After a 14-month hiatus, due to the global pandemic, GeoWorld Travel finally got back on the road again, with a small group, socially distanced tour of the geology of Scotland. For geologists the world over, Scotland offers a wealth of outstanding geological sites and has been host to a number of crucial events in the history of geology.
Due to ongoing restrictions, we welcomed just five UK-based guests for our first tour of 2021. Our participants came from the Lake District, Leeds, Warwickshire and Oxfordshire. We all arrived in Edinburgh to stay the first night at a hotel near the airport – no welcome meeting this year, due to restrictions on indoor gatherings, but we had all met already and discussed the trip on a Zoom call two weeks before!
Our Scotland tour always starts with a bang – a visit to the ‘holy grail’ for geologists: Hutton’s Unconformity at Siccar Point. It is arguably the most important geosite in the world, as it was here, in 1788, that James Hutton stared into the abyss of time and was the first to realise the magnitude of geological time. At this site, it is possible to see the vertical layers of Silurian rock that would have originally been deposited as horizontal layers by turbidites in an ocean. When Avalonia collided with Laurentia in the Caledonian orogeny, these layers were folded and uplifted. Later in the Devonian period rivers deposited the horizontal layers and later still all the rocks were additionally tilted. All of these processes required a LONG time and this was the key fact that James Hutton realised. And so, the science of geology was born! Other stops for the day included the Forth Rail Bridge (a World Heritage Site), crossing the Great Glen Fault and the Birnam Oak, of Shakespeare’s Macbeth fame! Our stop for the first night was in Aviemore, at the excellent Ravenscraig Guest House, where we were welcomed by hosts Helena and Scott.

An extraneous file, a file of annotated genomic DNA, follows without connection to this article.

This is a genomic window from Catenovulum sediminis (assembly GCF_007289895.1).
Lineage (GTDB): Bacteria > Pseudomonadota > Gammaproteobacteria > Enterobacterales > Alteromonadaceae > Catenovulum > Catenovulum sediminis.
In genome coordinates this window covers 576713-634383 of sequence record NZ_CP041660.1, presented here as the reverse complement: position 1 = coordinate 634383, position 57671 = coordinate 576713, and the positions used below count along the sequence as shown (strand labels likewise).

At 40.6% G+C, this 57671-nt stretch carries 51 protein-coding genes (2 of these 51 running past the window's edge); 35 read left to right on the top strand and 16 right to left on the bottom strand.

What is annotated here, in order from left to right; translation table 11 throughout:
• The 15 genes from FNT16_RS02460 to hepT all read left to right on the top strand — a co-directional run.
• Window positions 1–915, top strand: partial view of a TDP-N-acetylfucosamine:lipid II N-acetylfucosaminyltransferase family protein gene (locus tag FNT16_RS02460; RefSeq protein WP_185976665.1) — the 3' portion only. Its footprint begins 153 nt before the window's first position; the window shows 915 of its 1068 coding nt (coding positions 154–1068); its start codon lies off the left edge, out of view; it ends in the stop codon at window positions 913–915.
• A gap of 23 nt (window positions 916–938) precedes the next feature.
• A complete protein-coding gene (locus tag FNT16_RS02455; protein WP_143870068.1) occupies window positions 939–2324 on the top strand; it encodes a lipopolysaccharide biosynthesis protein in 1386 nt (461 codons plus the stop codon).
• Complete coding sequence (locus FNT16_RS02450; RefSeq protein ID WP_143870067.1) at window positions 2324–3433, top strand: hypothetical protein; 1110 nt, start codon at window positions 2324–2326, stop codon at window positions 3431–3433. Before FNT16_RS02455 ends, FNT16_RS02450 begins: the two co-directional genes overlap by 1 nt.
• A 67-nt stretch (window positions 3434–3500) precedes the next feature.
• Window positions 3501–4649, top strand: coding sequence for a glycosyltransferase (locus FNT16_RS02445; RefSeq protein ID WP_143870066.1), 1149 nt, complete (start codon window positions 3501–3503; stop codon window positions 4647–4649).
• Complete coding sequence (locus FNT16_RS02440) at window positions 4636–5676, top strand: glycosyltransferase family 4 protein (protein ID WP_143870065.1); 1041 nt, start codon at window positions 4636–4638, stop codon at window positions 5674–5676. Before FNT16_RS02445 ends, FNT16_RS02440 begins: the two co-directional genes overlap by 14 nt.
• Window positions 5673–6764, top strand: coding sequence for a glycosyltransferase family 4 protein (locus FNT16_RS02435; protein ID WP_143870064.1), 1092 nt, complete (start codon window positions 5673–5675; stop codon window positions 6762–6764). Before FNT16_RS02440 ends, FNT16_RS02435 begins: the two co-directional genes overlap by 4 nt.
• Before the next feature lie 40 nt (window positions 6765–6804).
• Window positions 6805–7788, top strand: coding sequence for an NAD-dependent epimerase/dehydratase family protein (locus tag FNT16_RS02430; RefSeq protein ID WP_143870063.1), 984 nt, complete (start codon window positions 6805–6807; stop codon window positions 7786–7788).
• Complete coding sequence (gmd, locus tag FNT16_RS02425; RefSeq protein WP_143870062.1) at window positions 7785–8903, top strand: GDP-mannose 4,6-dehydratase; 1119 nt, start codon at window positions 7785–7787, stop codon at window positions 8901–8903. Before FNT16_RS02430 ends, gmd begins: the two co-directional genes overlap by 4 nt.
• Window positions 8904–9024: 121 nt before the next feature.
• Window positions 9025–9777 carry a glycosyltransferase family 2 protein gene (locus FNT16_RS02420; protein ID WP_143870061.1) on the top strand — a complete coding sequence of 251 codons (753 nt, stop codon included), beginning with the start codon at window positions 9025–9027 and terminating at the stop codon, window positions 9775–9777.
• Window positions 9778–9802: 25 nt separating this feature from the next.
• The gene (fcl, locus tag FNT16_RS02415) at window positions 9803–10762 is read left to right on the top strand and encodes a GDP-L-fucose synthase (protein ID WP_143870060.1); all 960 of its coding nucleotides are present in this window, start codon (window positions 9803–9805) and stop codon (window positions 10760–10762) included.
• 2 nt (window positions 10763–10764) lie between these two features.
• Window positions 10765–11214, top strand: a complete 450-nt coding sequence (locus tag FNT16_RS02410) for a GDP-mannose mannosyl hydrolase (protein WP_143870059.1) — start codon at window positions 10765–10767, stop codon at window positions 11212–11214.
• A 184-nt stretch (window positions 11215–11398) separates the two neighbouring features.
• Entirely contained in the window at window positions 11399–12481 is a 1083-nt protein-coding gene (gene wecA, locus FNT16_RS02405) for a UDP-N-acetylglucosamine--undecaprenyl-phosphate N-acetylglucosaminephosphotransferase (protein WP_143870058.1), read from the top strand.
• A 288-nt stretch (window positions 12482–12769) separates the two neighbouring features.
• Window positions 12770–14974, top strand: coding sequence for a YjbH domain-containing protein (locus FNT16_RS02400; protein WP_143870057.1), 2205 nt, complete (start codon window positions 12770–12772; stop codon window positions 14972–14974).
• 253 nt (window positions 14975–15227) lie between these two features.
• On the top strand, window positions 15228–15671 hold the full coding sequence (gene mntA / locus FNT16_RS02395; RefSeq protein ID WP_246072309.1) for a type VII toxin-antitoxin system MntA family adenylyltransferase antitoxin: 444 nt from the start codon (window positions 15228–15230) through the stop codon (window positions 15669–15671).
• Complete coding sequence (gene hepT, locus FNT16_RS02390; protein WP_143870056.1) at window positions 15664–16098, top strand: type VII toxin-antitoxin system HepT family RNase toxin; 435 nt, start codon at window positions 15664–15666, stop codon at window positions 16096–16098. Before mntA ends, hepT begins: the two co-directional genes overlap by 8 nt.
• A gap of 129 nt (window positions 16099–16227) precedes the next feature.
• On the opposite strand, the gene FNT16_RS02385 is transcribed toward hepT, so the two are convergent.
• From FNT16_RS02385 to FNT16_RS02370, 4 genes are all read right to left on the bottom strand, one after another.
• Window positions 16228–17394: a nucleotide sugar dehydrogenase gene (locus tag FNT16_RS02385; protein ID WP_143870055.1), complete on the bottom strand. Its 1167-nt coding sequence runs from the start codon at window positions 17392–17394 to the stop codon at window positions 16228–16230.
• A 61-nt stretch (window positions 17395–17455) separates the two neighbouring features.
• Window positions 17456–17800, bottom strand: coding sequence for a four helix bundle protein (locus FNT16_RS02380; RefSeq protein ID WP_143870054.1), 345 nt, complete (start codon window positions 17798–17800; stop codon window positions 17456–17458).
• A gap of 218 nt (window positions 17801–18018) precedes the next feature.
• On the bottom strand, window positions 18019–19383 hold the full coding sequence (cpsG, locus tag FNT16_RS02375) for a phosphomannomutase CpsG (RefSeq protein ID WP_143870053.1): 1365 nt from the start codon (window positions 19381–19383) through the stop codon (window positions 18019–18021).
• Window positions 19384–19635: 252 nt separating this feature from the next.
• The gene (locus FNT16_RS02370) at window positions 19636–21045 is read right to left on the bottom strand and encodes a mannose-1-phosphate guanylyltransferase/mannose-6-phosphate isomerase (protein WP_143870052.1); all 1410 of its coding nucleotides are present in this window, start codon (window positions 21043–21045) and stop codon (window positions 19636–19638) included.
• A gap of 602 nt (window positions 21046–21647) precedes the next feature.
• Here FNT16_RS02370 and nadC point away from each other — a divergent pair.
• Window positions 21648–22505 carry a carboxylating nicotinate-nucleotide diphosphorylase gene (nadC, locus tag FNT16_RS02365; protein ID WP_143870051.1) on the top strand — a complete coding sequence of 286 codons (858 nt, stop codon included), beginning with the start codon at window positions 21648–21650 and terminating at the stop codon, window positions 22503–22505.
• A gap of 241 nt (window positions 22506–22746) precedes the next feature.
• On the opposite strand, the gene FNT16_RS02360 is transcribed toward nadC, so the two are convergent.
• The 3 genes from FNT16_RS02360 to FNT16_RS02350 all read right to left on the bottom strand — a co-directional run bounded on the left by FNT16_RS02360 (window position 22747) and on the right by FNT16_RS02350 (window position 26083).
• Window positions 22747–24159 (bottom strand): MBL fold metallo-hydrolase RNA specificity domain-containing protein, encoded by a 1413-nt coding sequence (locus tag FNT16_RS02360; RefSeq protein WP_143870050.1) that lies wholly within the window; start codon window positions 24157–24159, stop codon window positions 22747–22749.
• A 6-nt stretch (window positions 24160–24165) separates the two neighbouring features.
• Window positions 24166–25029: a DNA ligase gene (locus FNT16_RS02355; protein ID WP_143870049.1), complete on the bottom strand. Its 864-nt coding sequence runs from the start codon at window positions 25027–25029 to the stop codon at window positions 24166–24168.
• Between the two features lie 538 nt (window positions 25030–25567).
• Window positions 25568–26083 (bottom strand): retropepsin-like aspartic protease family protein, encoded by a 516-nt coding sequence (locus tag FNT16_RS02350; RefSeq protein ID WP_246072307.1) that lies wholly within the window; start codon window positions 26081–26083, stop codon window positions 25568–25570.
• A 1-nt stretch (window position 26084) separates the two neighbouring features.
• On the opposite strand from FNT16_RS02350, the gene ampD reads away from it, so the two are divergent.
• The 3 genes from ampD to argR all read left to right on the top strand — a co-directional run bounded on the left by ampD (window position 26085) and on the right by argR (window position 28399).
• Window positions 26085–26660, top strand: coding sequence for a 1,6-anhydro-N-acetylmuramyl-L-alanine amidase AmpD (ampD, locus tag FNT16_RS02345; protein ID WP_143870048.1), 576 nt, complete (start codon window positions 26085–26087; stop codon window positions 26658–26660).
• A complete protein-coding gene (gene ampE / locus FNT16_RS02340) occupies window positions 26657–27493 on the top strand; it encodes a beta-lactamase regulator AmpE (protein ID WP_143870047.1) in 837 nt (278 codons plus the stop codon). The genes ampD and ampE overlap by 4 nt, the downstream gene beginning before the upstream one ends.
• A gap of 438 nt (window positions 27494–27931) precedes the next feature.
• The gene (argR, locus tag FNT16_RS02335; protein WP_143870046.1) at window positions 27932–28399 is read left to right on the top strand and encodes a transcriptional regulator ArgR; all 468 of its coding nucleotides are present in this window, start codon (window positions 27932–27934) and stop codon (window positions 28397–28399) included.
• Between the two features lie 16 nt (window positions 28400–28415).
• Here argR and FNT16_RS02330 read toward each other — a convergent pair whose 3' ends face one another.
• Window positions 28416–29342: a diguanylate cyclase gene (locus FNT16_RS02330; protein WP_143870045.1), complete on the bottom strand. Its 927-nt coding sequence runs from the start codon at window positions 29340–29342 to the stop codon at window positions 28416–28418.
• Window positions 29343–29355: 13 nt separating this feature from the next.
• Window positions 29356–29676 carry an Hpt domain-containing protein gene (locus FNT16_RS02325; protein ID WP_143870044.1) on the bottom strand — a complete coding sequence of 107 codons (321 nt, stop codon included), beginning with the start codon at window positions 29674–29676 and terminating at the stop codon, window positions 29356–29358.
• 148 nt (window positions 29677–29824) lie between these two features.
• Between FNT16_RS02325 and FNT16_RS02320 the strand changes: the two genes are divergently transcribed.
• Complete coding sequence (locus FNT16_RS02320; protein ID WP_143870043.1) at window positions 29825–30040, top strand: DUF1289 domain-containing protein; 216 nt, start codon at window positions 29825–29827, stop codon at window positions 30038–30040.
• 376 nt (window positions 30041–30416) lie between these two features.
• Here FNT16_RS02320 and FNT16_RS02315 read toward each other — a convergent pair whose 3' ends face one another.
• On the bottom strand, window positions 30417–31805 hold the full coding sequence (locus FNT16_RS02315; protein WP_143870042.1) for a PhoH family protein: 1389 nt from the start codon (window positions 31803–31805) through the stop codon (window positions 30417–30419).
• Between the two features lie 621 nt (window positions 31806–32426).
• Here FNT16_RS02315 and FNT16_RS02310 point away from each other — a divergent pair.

We started the day with a fantastic breakfast at Ravenscraig (see photo below!) Aside from the food, the geological highlights of the day included the roche moutonées at Dulnain Bridge, Loch Ness, the Black Rock Gorge at Evanton, the Lairg meteor impact site and one of Scotland’s world class geosites: the Moine Thrust at Knockan Crag – the world’s first identified thrust fault. Loch Ness is the greatest lake by volume in the UK with more water than all the lakes in England and Wales combined. It is 23 miles long, 230m deep and is just 16m above sea level. It was formed by an Ice Age glacier eroding along the Great Glen Fault. The Great Glen Fault has had hundreds of miles of sinistral movement with the greatest displacement occurring in the late Silurian to early Devonian when England & Wales (part of Avalonia) collided with Scotland (part of Laurentia) to form the Caledonian Mountains.